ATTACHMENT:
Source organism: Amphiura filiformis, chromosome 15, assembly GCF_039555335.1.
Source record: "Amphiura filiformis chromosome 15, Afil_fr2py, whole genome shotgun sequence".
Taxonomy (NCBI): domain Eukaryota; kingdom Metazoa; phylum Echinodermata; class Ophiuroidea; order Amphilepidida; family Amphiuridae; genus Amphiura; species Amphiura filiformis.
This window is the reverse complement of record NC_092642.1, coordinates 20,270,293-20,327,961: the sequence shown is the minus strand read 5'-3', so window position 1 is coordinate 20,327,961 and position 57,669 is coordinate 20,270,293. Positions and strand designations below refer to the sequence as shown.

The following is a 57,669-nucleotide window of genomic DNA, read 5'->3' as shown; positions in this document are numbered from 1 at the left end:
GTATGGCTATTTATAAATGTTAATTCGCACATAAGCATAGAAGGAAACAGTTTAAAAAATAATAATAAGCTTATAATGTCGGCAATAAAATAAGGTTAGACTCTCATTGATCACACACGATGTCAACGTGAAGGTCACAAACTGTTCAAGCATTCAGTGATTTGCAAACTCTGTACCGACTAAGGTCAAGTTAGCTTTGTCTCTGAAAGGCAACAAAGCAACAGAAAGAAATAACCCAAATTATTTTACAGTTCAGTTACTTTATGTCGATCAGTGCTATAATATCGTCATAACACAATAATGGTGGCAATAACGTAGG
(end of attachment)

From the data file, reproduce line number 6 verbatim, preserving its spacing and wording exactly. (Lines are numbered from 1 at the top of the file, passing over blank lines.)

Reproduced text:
GTATGGCTATTTATAAATGTTAATTCGCACATAAGCATAGAAGGAAACAGTTTAAAAAATAATAATAAGCTTATAATGTCGGCAATAAAATAAGGTTAGACTCTCATTGATCACACACGATGTCAACGTGAAGGTCACAAACTGTTCAAGCATTCAGTGATTTGCAAACTCTGTACCGACTAAGGTCAAGTTAGCTTTGTCTCTGAAAGGCAACAAAGCAACAGAAAGAAATAACCCAAATTATTTTACAGTTCAGTTACTTTATGTCGATCAGTGCTATAATATCGTCATAACACAATAATGGTGGCAATAACGTAGG